xt77pv6b3k32 https://exploreuk.uky.edu/dips/xt77pv6b3k32/data/mets.xml University of Kentucky Fayette County, Kentucky The Kentucky Kernel 19480514  newspapers sn89058402 English  Contact the Special Collections Research Center for information regarding rights and use of this collection. The Kentucky Kernel The Kentucky Kernel, May 14, 1948 text The Kentucky Kernel, May 14, 1948 1948 2013 true xt77pv6b3k32 section xt77pv6b3k32 The ECentucky Kernel

Tennessee Nine
To Play Here
Today, Tomorrow


SuKy Backing
Carnegie HalP;
Clubs To Receive
Advance Profits
For, Olympic Trip
One of the greatest musical shows
of all time will be sponsored at the
Slate Theater by SuKy to raise funds
to send reserve members of the
basketball team to the Olympic
The movie. "Carnegie Hall," will
open at the Lexington motion picture house on May 23 and Suky will
ircrlve all the profits from advance
ticket sales.
Tickets are now on sale at 60 cents
each. Tickets may be purchased at
booths in the book store. Student
Union Building, all residence units,
and at downtown ticket booths.
Betty Ree Rhoads, one of the
SuKy committee in charge of the
sales, said proceeds would be used to
send three members of the reserves
from the national collegiate championship squad to London for the

international tournament.
Players who will go are Jim Line
whose uncanny accuracy at the free
throw line made him tops in the
nation in that department. Dale
ttarnsiaoie wnose long anois were
one of the key factors in thrash ir.;
DePaul, and Joe Holland whose
defensive rebounding stood out during the season.
The movie is as studded with stars
as the national basketball championship squad. In the movie are the
New York Philharmonic orchestra,
Orrgor Piatigorsky, Jan Peerce, Frit
Reiner, Pise Stevens. Lily Pons,
Harry James. Leopold Stokowski,

nd Vaughn Monroe.
This will be the first showing of
the movie in Lexington. Miss Rhoads
said the movie would continue until
all advance purchasers of tickets
have an opportunity to see the pic-

At Annual Affair

WBKY Plans
Open House
On May 24


Classics Frat
Initiates Six

Jones Tops Phalanx

By Rabye Graham
On the third floor of.McVey Hall,
you'll find probably the busiest people on the campus. That's the home
of WBKY, the University frequency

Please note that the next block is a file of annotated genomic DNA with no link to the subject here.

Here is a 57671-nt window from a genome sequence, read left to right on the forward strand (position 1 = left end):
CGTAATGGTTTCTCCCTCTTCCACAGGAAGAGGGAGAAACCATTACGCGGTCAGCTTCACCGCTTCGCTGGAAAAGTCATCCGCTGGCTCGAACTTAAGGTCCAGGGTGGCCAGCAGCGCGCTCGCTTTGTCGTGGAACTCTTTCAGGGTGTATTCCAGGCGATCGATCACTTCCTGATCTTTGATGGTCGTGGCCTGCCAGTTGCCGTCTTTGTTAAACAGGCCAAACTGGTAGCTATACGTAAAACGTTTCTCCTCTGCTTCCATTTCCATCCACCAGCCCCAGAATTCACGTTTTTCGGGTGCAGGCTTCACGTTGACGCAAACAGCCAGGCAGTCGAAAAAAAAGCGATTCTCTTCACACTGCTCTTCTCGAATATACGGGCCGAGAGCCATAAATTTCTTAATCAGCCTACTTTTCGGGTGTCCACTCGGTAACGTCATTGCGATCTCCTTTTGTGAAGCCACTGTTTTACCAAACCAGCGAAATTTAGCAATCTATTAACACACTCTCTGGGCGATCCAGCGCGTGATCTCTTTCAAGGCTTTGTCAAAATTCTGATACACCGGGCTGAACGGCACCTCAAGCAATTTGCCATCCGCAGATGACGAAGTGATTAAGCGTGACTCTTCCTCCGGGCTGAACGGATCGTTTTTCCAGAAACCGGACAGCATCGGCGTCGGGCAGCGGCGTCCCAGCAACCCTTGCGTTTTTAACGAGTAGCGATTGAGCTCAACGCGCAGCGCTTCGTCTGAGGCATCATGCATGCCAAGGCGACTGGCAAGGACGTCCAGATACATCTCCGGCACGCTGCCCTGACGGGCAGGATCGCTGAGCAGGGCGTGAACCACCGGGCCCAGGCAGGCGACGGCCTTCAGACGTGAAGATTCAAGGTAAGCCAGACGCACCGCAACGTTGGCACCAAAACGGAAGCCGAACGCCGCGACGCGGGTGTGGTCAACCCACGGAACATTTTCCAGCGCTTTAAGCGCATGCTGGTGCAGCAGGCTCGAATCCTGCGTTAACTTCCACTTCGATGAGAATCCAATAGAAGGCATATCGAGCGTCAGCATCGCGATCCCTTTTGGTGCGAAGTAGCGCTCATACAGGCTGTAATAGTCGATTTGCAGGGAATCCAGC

modulation station. The staff has
a reason to be in a special flurry,
because the new studio, and transmitter are almost ready to be formally presented.
Open House
Monday, May 24, has been set for
a big open house at the studios according to Elmer G. Sulzer, head of
the Department of Radio Arts. The
new transmitter, which has been
period by
built over a two-yeJames Hisle. graduate student in
electrical engineering, will be one
special feature. Studio A. completely
remodeled and equipped with the
latest FM materials, will be used for
a show featuring University officials,
the band, and staff talent. An audi
ence of several hundred guests can
be accommodated In the studio for
the live program which will begin at
7:30 pan. The open house, with individual tours of the entire station,
will start at 6:30.
WBKY which is licensed as an
educational FM station, now oper
ates with a student staff on three
nights each week. Hours of operation are 7 to 9 p.m. on Mondays,
Wednesdays, and Fridays. In addition eighteen programs are being
sent regularly to commercial stations
in Louisville and Lexington.
19 Years Old
The University Radio Station began operation on April 1, 1929, with
(Continued on Page Five)


ald, secretary-treasure- r.
Dr. Skiles
was appointed faculty advisor of
the group.


Jameson Jones, sophomore from
Lexington, has been elected presiMuch of the choreography is beinr; dent of the Bart N. Peak Chapter
originated by members of the dance of Phalanx Fraternity.
group, recording to ttie director, Mrs
Other officers include Howard
Re veil Estill Shaw.
vice president,
Production staff for the concert Carter, secretary, and Landon Garincludes Claude Jackson, art director rett, treasurer.
and set designer; Ann Barron Greis,
costume designer; Fred Dupree. stage
manager; and Jim Steiner, lighting.
Tlie Women's Athletic Association is
in charge of publicity, nd Phi Beta
members will serve as ushers.
Members of the dance society,
which is sponsored by the physical'
education department, are Dot RichBy G. L Mark
ardson, president; Jo Trapp, vice
They are after me. I run and run learned that the dogs had become
president; and John Chumley. Doris seeking an avenue of escape. Still organized.
Their secret police,
Betty Elliott, Carolyn they come fast and furious at my called "The Underdogs," was most
Freeman, Marie Graves Ruth
heels. I can go no longer. I turn active and spies were everywhere.
Vivian Hereford. Virginia Jesse, and face them.
A plot to burn Frazee Hall and
Marie Johnson. Joe Marks. Margie
They put me in a wagon and drag blame
on a lit cigarette was
Montgomery, me over to the BS. Building. As formed. it However, the plan fell
Mattmiller. Tommy
O'Bannon, Mary O'Neill, Caro- we approach, I can hear my com- through when it was found that
lyn Pogue. Ray Porter, Georgia
patriots screaming. I see there is there would be no one to throw
Chester Roc, Mary Lynn no use to struggle. This is the end. suspicion on, a s all the faculty